The Last Planner System (LPS) is a system for creating predictable and reliable workflow in project-based production environments like construction and maintenance.  It helps manage the range of relationships, conversations and commitments that delivers a completed project.  LPS prepares team leaders and trade foremen to work together on the project and helps them manage their commitments and hence the flow of work.

A system of inter-related elements – (full benefits come when all are implemented together, over time) – LPS is based on simple paper forms.  It is simple to administer using Post-it™ notes, paper, pencil, eraser and photocopier.  A spreadsheet like MS Excel can help.  For larger projects some of the elements can be managed with specialist software.

The Last Planner System (LPS) is a lean production–based project planning and management system. Application of the LPS to projects has shown that simultaneous improvement in all four dimensions—cost, schedule, quality, and safety—is possible:

  • Reduced project cost—workers spend less time waiting for work or working around problems;

  • Reduced project duration—available work does not sit idle waiting for workers;

  • Improved quality—work is done in its natural sequence and is released from one participant to the next only when it meets established criteria; and

  • Improved safety—the work environment is more stable so fewer ad-hoc efforts are required.

The time/cost/quality tradeoff is the consequence of a basic law of production physics. This rule relates productivity and duration. As a system with two components approaches full productivity (utilization) of one, the delivery time of the other increases

As per the Last Planner System (LPS), construction superintendents, foremen, and project managers should plan work in three windows:

  • A phase window of three months or so,

  • A six week look-ahead window which rolls weekly,

  • And a detailed plan for the next week

The phase is planned backward in a ‘pull’ method; that is, the plan starts from the completed set of work and moves backward to lay out what needs to be done to get there.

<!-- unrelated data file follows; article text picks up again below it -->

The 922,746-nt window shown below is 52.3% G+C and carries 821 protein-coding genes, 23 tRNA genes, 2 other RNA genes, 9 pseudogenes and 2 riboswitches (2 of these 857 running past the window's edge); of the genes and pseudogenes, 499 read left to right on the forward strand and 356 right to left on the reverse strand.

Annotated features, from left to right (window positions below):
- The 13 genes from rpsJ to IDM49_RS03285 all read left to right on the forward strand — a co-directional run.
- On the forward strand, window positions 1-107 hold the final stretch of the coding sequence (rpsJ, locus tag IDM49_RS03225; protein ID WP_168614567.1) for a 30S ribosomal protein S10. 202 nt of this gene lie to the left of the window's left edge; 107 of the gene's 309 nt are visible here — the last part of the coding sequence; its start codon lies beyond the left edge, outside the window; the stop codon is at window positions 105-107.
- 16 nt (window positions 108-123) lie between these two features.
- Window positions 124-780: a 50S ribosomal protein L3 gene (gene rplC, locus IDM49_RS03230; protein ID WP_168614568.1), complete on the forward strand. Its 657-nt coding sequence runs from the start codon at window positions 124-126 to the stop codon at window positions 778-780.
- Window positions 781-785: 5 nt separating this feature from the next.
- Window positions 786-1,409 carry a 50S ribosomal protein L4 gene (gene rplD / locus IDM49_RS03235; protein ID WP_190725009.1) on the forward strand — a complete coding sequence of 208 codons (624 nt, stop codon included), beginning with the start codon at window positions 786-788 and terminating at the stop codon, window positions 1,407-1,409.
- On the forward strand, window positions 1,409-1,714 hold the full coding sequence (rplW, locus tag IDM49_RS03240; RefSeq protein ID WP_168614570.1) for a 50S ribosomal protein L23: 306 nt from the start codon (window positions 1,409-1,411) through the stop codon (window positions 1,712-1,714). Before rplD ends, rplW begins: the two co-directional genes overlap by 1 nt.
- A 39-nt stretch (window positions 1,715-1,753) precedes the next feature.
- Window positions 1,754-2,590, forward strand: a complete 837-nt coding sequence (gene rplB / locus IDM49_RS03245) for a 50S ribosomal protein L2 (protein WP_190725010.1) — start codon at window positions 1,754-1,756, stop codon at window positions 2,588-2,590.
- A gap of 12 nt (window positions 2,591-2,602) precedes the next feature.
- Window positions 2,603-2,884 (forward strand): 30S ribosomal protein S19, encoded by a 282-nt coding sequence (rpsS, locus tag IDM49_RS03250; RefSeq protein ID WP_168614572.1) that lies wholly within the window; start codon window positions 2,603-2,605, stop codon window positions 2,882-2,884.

Each week the ‘Last Planner’ team commits to the plan for the following week.  The most important thing that is to commit only to what should be done and can be done.  Once the commitment is made, each crew is expected to meet its commitment, and success is the measured in terms of meeting the weekly promises.

The Last Planner System (LPS) greatly reduces variability in construction planning, because it is a closed loop control system.  Work is not planned by the master schedule, but by real people (‘Last Planners’) who make detailed short term plans based on

  • What material is actually available,

  • What the near term weather forecasts say,

  • Whether the previous crew can be trusted to be done,

  • What crew members are available for the job, etc.

The reliability of these plans has resulted in enormous productivity gains and a significant reduction in construction site problems

Other common Kaizen tools used in Construction are Target Costing and Value stream mapping. Target costing is approach is about setting budgets, improving space efficiency and having Target cost per square feet. Value stream mapping is a tool to map the entire process and identify wastes and opportunities for improvement.

RIB Consulting can help you implement Kaizen Lean tools in your construction business. Please contact us for Kaizen Lean Consulting to improve efficiencies and reduce costs.